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Posted at 03:10 PM ET, 02/27/2012

Obama hits back against Santorum ‘snob’ criticism by defending college education stance

This post has been updated.

President Obama on Monday defended his stance that higher education is critical to preparing Americans to compete in the global workforce, offering a tacit rebuke to Republican rival Rick Santorum who called Obama a “snob” for wanting everyone to go to college.


President Obama greets members of the audience after speaking about his fiscal 2013 federal budget and his education initiatives, Monday, Feb. 13, 2012, at Northern Virginia Community College in Annandale, Va. (Susan Walsh - AP)

Speaking to the National Governors Association, Obama called on the group to protect public investment in education at a time of shrinking state budgets so that teachers remain in the classroom.

Obama did not mention GOP presidential candidate Santorum by name in his remarks. But the president paused to say he wanted to make a specific point when it came to higher education.

“When I speak about higher education we’re not just talking about a four-year degree,” Obama said. “We’re talking about somebody going to a community college and getting trained for that manufacturing job that now is requiring somebody walking through the door, handling a million-dollar piece of equipment. And they can’t go in there unless they’ve got some basic training beyond what they received in high school.”

The president added: “We all want Americans to get those jobs of the future. We need to make sure they get the education they need.”

Obama’s remarks came just two days after Santorum told a tea party group in Michigan that Obama is a “snob” because he wants “everybody in America to go to college.”

“Not all folks are gifted in the same way,” Santorum told a crowd of more than 1,000 activists at the Americans for Prosperity forum in Troy, Mich. “Some people have incredible gifts with their hands. Some people have incredible gifts and ... want to work out there making things. President Obama once said he wants everybody in America to go to college. What a snob.”

Santorum is targeting working-class voters in his bid for the White House. Though he holds more college degrees than Obama, Santorum added: “There are good decent men and women who go out and work hard every day and put their skills to test that aren’t taught by some liberal college professor trying to indoctrinate them. Oh, I understand why he wants you to go to college. He wants to remake you in his image. I want to create jobs so people can remake their children into their image, not his.”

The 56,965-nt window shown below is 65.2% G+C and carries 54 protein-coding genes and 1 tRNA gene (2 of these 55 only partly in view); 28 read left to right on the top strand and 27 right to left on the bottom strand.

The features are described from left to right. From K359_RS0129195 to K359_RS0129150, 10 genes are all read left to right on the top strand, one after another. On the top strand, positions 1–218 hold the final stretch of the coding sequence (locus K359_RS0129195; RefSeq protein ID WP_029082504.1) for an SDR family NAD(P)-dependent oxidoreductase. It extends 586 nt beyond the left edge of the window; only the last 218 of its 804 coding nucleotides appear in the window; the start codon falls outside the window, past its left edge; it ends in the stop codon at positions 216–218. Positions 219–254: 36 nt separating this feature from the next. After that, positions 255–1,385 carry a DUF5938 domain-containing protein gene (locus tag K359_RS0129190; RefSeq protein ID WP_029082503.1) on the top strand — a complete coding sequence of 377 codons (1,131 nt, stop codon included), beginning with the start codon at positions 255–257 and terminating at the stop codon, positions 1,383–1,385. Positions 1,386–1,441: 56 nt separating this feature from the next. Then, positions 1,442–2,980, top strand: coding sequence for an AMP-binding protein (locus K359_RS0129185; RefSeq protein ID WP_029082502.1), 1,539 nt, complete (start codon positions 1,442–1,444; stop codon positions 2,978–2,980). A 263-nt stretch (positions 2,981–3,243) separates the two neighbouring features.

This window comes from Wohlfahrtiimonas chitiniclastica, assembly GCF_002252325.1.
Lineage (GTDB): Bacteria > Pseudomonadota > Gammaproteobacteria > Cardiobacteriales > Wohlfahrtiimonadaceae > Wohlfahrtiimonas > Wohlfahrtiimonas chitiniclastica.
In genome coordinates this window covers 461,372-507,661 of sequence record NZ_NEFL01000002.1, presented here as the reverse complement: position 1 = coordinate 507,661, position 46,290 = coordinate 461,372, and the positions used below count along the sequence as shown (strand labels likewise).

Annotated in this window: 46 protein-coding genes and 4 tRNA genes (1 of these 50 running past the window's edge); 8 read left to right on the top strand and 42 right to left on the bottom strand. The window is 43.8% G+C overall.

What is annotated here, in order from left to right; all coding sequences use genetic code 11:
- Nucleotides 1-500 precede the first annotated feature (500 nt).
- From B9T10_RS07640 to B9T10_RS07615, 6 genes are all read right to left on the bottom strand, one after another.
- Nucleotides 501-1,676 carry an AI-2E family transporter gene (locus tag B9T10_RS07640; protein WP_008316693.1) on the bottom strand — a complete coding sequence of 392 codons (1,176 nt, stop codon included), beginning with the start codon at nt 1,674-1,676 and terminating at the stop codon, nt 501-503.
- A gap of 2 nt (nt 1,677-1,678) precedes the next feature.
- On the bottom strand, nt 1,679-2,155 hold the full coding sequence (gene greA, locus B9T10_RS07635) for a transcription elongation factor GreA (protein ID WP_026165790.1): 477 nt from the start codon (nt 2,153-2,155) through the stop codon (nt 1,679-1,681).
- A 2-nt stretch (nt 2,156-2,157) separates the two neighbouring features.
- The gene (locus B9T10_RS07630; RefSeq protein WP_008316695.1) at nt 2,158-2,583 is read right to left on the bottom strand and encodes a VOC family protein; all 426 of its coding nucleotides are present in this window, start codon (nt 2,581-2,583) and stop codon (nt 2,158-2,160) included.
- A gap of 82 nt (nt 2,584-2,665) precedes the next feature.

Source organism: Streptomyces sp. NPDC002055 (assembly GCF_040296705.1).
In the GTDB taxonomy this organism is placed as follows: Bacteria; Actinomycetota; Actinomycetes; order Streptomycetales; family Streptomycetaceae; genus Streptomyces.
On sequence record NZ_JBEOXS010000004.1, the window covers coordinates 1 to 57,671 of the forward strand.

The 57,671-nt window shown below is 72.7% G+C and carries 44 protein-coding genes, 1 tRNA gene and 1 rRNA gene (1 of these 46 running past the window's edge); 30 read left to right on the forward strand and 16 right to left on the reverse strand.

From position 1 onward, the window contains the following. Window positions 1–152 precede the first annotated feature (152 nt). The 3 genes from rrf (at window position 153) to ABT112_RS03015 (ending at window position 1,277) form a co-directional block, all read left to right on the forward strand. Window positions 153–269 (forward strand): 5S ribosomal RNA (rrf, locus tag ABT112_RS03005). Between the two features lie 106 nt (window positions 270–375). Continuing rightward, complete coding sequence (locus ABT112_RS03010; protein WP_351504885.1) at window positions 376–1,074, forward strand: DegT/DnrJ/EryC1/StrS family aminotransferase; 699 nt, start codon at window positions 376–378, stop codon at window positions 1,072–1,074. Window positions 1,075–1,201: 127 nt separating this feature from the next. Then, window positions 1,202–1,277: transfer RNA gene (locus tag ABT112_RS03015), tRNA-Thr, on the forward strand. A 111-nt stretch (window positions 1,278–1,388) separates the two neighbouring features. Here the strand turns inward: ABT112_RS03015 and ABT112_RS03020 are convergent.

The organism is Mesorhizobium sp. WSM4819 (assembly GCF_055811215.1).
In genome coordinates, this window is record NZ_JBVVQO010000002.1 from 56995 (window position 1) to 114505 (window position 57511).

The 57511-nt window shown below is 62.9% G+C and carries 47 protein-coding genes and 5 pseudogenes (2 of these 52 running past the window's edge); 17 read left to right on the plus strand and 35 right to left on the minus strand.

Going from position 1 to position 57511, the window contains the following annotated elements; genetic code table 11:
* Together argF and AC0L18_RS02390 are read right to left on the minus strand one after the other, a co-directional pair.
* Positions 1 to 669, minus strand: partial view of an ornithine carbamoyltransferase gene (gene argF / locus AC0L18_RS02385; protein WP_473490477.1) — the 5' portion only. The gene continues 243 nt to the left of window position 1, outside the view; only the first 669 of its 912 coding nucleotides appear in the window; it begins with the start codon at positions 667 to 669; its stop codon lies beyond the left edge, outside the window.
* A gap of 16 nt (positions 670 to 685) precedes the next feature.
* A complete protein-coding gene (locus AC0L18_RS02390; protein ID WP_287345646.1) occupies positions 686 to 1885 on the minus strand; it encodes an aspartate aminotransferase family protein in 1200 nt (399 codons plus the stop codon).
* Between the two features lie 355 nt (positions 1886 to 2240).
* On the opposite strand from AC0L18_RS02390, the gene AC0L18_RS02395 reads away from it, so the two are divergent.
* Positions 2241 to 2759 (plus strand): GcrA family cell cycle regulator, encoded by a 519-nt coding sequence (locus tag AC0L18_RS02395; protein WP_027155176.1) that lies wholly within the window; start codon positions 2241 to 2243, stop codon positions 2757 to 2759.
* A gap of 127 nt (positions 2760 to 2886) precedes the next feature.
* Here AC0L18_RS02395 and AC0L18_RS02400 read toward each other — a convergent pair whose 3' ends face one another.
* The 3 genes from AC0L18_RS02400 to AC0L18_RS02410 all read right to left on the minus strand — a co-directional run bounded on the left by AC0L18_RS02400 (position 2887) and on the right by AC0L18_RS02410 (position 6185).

Asked about Santorum’s remarks Monday at his daily briefing, White House press secretary Jay Carney said: “I don’t think any parent in America who has a child would think it snobbery to hope for that child to get the best possible education in the future, and that includes college.”

Several of the Republican governors who were present for Obama’s remarks distanced themselves from Santorum and said they agreed with the president on encouraging more young people to attend college.

“I wish he’d said it differently,” Virginia Gov. Robert F. McDonnell (R), who has endorsed Mitt Romney in the GOP presidential nomination fight, said of Santorum. “I’m pushing in Virginia this year 100,000 new degrees over the next 15 years. I want more college graduates.. . . There’s no question, when you look at what’s going on in other countries, China, India, the premium they put on higher education, we’ve got to do better if we still want to be the global leader we are.”

Arizona Gov. Jan Brewer (R), who also is backing Romney, said Obama "has a good strong message on education. In Arizona, we’re trying to implement the things that he talked about. It’s one area in which we agree on. We all know how important education is to our state and our country.”

In addressing the governors, Obama touted his recent proposal to help college students consolidate loans, and he referred to his personal history to make his case that having government help to attend college is important.

He said his mother raised two children “by herself while still going to college because she was able to get grants.” The president added that he and first lady Michelle Obama, both highly educated lawyers, “are only here today because of school and student loans that gave us a shot at a great education.”

Obama said that more than 40 states have cut higher education funding over the past year, “part of a long-term trend of reduced state support for higher education.”

“Too many states are making cuts to education that I think are too big,” Obama said. “Today, I’m calling on all of you to invest more in education. Invest more in our children and our future.”

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By  |  03:10 PM ET, 02/27/2012

Tags:  President Barack Obama, Higher Education, Rick Santorum, National Governors Association

 
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